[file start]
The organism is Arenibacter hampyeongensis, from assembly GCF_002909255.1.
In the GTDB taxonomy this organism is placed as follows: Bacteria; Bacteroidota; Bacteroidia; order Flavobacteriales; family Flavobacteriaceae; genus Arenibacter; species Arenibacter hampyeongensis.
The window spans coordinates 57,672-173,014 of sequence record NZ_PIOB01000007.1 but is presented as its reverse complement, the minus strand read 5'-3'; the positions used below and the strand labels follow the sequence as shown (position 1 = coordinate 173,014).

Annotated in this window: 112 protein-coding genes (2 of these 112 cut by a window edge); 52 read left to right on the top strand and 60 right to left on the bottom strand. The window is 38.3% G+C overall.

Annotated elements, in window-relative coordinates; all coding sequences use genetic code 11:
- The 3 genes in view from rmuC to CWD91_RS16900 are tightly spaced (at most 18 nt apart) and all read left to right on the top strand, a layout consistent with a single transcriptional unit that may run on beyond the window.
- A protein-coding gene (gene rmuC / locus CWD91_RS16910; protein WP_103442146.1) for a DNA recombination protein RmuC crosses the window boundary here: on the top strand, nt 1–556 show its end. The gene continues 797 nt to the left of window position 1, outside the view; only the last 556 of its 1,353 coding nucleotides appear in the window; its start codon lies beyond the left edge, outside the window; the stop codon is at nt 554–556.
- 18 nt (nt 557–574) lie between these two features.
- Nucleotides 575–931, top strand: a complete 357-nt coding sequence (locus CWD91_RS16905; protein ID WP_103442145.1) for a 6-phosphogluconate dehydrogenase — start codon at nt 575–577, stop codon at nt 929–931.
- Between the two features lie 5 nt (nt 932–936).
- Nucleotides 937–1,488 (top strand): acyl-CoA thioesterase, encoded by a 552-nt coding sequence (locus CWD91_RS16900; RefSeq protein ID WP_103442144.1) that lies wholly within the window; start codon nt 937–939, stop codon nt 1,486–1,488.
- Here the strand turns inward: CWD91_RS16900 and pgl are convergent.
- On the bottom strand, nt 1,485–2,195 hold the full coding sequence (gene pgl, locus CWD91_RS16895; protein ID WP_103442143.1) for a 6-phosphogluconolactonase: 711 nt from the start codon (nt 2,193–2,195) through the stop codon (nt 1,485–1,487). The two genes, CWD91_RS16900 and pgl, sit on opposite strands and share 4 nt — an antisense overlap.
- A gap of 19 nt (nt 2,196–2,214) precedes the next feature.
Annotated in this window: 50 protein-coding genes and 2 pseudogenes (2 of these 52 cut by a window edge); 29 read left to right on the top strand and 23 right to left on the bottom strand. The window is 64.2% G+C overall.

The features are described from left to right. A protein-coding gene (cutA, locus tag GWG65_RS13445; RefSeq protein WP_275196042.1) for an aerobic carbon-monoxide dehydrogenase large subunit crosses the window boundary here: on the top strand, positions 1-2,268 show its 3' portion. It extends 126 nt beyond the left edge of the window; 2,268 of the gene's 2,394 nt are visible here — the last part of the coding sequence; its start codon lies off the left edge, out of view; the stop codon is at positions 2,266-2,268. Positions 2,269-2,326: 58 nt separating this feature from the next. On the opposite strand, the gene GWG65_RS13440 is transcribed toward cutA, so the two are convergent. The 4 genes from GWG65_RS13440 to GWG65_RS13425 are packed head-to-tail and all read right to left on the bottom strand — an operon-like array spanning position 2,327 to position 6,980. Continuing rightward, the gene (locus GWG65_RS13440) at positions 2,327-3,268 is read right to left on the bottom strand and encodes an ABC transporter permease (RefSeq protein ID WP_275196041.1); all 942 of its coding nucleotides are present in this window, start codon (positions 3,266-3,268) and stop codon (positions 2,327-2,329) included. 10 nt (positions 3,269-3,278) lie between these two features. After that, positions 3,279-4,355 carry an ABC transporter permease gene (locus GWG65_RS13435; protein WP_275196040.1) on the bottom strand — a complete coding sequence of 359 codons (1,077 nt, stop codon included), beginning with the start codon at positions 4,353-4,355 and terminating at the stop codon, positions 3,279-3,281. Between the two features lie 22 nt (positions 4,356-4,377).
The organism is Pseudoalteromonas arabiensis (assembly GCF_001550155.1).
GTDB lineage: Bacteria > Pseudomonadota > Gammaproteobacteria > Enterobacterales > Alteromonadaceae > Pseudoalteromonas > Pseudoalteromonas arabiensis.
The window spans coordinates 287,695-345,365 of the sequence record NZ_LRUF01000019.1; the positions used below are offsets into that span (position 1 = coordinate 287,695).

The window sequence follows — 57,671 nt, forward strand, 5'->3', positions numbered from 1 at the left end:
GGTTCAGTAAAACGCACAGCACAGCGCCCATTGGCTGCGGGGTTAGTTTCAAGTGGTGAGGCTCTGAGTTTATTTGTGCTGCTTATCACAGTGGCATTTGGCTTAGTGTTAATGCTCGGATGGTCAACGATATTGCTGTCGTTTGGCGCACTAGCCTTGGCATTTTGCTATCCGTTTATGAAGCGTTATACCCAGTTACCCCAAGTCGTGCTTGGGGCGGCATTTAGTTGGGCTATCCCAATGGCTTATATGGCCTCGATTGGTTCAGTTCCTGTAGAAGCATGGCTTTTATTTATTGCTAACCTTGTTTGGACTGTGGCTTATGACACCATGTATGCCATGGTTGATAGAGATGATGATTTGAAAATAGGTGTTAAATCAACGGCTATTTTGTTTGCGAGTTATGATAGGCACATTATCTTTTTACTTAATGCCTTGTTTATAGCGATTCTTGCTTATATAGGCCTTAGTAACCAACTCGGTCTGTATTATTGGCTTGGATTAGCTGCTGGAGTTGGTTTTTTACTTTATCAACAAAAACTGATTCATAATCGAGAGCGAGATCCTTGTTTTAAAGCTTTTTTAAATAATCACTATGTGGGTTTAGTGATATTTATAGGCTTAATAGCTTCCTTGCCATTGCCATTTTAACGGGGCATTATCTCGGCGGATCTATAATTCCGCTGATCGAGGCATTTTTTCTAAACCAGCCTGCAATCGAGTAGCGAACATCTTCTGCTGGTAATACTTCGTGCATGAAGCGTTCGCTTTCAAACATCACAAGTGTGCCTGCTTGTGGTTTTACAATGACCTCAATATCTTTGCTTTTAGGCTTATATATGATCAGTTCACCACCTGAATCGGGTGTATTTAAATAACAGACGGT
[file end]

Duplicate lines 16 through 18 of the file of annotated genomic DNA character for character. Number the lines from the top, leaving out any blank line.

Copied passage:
The features are described from left to right. A protein-coding gene (cutA, locus tag GWG65_RS13445; RefSeq protein WP_275196042.1) for an aerobic carbon-monoxide dehydrogenase large subunit crosses the window boundary here: on the top strand, positions 1-2,268 show its 3' portion. It extends 126 nt beyond the left edge of the window; 2,268 of the gene's 2,394 nt are visible here — the last part of the coding sequence; its start codon lies off the left edge, out of view; the stop codon is at positions 2,266-2,268. Positions 2,269-2,326: 58 nt separating this feature from the next. On the opposite strand, the gene GWG65_RS13440 is transcribed toward cutA, so the two are convergent. The 4 genes from GWG65_RS13440 to GWG65_RS13425 are packed head-to-tail and all read right to left on the bottom strand — an operon-like array spanning position 2,327 to position 6,980. Continuing rightward, the gene (locus GWG65_RS13440) at positions 2,327-3,268 is read right to left on the bottom strand and encodes an ABC transporter permease (RefSeq protein ID WP_275196041.1); all 942 of its coding nucleotides are present in this window, start codon (positions 3,266-3,268) and stop codon (positions 2,327-2,329) included. 10 nt (positions 3,269-3,278) lie between these two features. After that, positions 3,279-4,355 carry an ABC transporter permease gene (locus GWG65_RS13435; protein WP_275196040.1) on the bottom strand — a complete coding sequence of 359 codons (1,077 nt, stop codon included), beginning with the start codon at positions 4,353-4,355 and terminating at the stop codon, positions 3,279-3,281. Between the two features lie 22 nt (positions 4,356-4,377).
The organism is Pseudoalteromonas arabiensis (assembly GCF_001550155.1).
GTDB lineage: Bacteria > Pseudomonadota > Gammaproteobacteria > Enterobacterales > Alteromonadaceae > Pseudoalteromonas > Pseudoalteromonas arabiensis.